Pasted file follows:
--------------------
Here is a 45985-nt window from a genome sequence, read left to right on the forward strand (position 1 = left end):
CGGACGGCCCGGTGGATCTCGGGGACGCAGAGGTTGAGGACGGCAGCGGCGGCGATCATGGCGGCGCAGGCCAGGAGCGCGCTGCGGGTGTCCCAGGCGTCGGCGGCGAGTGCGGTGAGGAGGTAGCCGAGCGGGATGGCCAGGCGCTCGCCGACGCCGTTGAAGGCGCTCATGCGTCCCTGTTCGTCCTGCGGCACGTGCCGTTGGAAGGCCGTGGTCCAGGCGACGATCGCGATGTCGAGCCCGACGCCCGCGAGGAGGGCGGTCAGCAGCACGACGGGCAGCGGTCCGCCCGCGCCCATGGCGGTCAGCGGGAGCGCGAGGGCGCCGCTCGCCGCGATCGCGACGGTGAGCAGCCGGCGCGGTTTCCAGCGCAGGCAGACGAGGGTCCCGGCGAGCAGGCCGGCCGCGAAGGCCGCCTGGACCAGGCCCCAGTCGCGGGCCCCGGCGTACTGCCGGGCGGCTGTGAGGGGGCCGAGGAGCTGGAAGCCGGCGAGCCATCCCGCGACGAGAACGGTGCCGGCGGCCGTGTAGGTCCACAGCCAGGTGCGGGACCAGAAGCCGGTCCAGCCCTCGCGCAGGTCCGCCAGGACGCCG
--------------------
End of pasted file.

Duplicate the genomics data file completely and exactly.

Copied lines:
Here is a 45985-nt window from a genome sequence, read left to right on the forward strand (position 1 = left end):
CGGACGGCCCGGTGGATCTCGGGGACGCAGAGGTTGAGGACGGCAGCGGCGGCGATCATGGCGGCGCAGGCCAGGAGCGCGCTGCGGGTGTCCCAGGCGTCGGCGGCGAGTGCGGTGAGGAGGTAGCCGAGCGGGATGGCCAGGCGCTCGCCGACGCCGTTGAAGGCGCTCATGCGTCCCTGTTCGTCCTGCGGCACGTGCCGTTGGAAGGCCGTGGTCCAGGCGACGATCGCGATGTCGAGCCCGACGCCCGCGAGGAGGGCGGTCAGCAGCACGACGGGCAGCGGTCCGCCCGCGCCCATGGCGGTCAGCGGGAGCGCGAGGGCGCCGCTCGCCGCGATCGCGACGGTGAGCAGCCGGCGCGGTTTCCAGCGCAGGCAGACGAGGGTCCCGGCGAGCAGGCCGGCCGCGAAGGCCGCCTGGACCAGGCCCCAGTCGCGGGCCCCGGCGTACTGCCGGGCGGCTGTGAGGGGGCCGAGGAGCTGGAAGCCGGCGAGCCATCCCGCGACGAGAACGGTGCCGGCGGCCGTGTAGGTCCACAGCCAGGTGCGGGACCAGAAGCCGGTCCAGCCCTCGCGCAGGTCCGCCAGGACGCCG